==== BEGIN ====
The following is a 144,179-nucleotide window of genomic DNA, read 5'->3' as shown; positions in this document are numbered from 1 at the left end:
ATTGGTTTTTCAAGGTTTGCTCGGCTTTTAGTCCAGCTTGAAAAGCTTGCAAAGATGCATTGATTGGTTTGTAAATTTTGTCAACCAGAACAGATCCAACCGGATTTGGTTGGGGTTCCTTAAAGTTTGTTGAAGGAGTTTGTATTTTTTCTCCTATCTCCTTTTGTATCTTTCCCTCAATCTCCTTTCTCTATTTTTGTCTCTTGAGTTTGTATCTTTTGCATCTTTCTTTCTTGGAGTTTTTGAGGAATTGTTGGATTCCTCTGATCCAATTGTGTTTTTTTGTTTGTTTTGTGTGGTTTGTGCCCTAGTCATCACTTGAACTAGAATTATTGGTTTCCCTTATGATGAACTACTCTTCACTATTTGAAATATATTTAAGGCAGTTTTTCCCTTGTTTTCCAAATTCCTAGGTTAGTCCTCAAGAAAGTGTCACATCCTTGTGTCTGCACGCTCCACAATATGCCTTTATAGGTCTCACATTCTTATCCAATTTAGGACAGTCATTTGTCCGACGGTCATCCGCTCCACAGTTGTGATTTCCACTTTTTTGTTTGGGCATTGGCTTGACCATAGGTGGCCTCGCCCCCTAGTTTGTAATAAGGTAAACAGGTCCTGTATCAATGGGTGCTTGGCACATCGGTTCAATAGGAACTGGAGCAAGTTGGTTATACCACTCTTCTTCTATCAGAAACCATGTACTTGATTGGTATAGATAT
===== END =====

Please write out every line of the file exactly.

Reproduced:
The following is a 144,179-nucleotide window of genomic DNA, read 5'->3' as shown; positions in this document are numbered from 1 at the left end:
ATTGGTTTTTCAAGGTTTGCTCGGCTTTTAGTCCAGCTTGAAAAGCTTGCAAAGATGCATTGATTGGTTTGTAAATTTTGTCAACCAGAACAGATCCAACCGGATTTGGTTGGGGTTCCTTAAAGTTTGTTGAAGGAGTTTGTATTTTTTCTCCTATCTCCTTTTGTATCTTTCCCTCAATCTCCTTTCTCTATTTTTGTCTCTTGAGTTTGTATCTTTTGCATCTTTCTTTCTTGGAGTTTTTGAGGAATTGTTGGATTCCTCTGATCCAATTGTGTTTTTTTGTTTGTTTTGTGTGGTTTGTGCCCTAGTCATCACTTGAACTAGAATTATTGGTTTCCCTTATGATGAACTACTCTTCACTATTTGAAATATATTTAAGGCAGTTTTTCCCTTGTTTTCCAAATTCCTAGGTTAGTCCTCAAGAAAGTGTCACATCCTTGTGTCTGCACGCTCCACAATATGCCTTTATAGGTCTCACATTCTTATCCAATTTAGGACAGTCATTTGTCCGACGGTCATCCGCTCCACAGTTGTGATTTCCACTTTTTTGTTTGGGCATTGGCTTGACCATAGGTGGCCTCGCCCCCTAGTTTGTAATAAGGTAAACAGGTCCTGTATCAATGGGTGCTTGGCACATCGGTTCAATAGGAACTGGAGCAAGTTGGTTATACCACTCTTCTTCTATCAGAAACCATGTACTTGATTGGTATAGATAT